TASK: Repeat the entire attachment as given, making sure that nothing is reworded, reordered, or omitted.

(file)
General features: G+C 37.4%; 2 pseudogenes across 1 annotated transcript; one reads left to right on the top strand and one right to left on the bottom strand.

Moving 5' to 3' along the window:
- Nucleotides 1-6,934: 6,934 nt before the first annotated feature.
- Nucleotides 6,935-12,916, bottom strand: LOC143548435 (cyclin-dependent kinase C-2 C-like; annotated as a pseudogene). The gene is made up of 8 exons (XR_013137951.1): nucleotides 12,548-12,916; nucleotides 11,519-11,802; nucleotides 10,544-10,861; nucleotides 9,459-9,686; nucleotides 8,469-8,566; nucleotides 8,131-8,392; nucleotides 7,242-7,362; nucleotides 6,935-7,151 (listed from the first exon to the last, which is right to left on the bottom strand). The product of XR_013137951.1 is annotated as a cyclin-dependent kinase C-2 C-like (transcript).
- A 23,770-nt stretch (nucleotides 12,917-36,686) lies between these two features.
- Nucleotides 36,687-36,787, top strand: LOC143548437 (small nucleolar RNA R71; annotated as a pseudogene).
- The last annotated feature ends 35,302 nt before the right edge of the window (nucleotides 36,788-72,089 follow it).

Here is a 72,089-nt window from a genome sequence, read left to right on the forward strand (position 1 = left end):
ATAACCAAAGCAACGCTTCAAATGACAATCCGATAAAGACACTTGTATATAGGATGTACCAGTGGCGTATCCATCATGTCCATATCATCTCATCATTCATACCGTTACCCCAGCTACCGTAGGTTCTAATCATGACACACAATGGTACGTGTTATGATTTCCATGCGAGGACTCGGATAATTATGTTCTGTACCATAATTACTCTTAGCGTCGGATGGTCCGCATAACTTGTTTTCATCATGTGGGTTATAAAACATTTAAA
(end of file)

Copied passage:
General features: G+C 37.4%; 2 pseudogenes across 1 annotated transcript; one reads left to right on the top strand and one right to left on the bottom strand.

Moving 5' to 3' along the window:
- Nucleotides 1-6,934: 6,934 nt before the first annotated feature.
- Nucleotides 6,935-12,916, bottom strand: LOC143548435 (cyclin-dependent kinase C-2 C-like; annotated as a pseudogene). The gene is made up of 8 exons (XR_013137951.1): nucleotides 12,548-12,916; nucleotides 11,519-11,802; nucleotides 10,544-10,861; nucleotides 9,459-9,686; nucleotides 8,469-8,566; nucleotides 8,131-8,392; nucleotides 7,242-7,362; nucleotides 6,935-7,151 (listed from the first exon to the last, which is right to left on the bottom strand). The product of XR_013137951.1 is annotated as a cyclin-dependent kinase C-2 C-like (transcript).
- A 23,770-nt stretch (nucleotides 12,917-36,686) lies between these two features.
- Nucleotides 36,687-36,787, top strand: LOC143548437 (small nucleolar RNA R71; annotated as a pseudogene).
- The last annotated feature ends 35,302 nt before the right edge of the window (nucleotides 36,788-72,089 follow it).

Here is a 72,089-nt window from a genome sequence, read left to right on the forward strand (position 1 = left end):
ATAACCAAAGCAACGCTTCAAATGACAATCCGATAAAGACACTTGTATATAGGATGTACCAGTGGCGTATCCATCATGTCCATATCATCTCATCATTCATACCGTTACCCCAGCTACCGTAGGTTCTAATCATGACACACAATGGTACGTGTTATGATTTCCATGCGAGGACTCGGATAATTATGTTCTGTACCATAATTACTCTTAGCGTCGGATGGTCCGCATAACTTGTTTTCATCATGTGGGTTATAAAACATTTAAA